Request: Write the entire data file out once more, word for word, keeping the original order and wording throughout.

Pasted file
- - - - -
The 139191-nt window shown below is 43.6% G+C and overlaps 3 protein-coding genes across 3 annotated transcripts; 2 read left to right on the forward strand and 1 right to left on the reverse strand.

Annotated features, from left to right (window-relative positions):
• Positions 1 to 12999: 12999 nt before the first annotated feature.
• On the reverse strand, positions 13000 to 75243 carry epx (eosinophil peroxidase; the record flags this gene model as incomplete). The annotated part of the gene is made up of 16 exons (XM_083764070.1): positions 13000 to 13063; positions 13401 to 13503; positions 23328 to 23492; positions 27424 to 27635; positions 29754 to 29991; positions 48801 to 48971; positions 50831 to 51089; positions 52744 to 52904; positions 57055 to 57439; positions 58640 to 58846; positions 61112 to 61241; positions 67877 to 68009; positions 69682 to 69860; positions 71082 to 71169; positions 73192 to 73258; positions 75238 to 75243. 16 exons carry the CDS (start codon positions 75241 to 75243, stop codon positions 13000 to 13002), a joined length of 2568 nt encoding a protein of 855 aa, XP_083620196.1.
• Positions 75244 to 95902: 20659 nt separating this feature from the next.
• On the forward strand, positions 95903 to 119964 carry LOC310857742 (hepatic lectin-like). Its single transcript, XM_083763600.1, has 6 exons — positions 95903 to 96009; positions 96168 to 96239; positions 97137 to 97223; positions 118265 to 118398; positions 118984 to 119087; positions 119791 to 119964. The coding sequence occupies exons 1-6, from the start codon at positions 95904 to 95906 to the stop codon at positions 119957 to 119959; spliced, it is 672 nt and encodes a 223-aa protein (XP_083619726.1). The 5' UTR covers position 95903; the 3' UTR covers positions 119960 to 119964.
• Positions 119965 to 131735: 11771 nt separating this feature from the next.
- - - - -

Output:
The 139191-nt window shown below is 43.6% G+C and overlaps 3 protein-coding genes across 3 annotated transcripts; 2 read left to right on the forward strand and 1 right to left on the reverse strand.

Annotated features, from left to right (window-relative positions):
• Positions 1 to 12999: 12999 nt before the first annotated feature.
• On the reverse strand, positions 13000 to 75243 carry epx (eosinophil peroxidase; the record flags this gene model as incomplete). The annotated part of the gene is made up of 16 exons (XM_083764070.1): positions 13000 to 13063; positions 13401 to 13503; positions 23328 to 23492; positions 27424 to 27635; positions 29754 to 29991; positions 48801 to 48971; positions 50831 to 51089; positions 52744 to 52904; positions 57055 to 57439; positions 58640 to 58846; positions 61112 to 61241; positions 67877 to 68009; positions 69682 to 69860; positions 71082 to 71169; positions 73192 to 73258; positions 75238 to 75243. 16 exons carry the CDS (start codon positions 75241 to 75243, stop codon positions 13000 to 13002), a joined length of 2568 nt encoding a protein of 855 aa, XP_083620196.1.
• Positions 75244 to 95902: 20659 nt separating this feature from the next.
• On the forward strand, positions 95903 to 119964 carry LOC310857742 (hepatic lectin-like). Its single transcript, XM_083763600.1, has 6 exons — positions 95903 to 96009; positions 96168 to 96239; positions 97137 to 97223; positions 118265 to 118398; positions 118984 to 119087; positions 119791 to 119964. The coding sequence occupies exons 1-6, from the start codon at positions 95904 to 95906 to the stop codon at positions 119957 to 119959; spliced, it is 672 nt and encodes a 223-aa protein (XP_083619726.1). The 5' UTR covers position 95903; the 3' UTR covers positions 119960 to 119964.
• Positions 119965 to 131735: 11771 nt separating this feature from the next.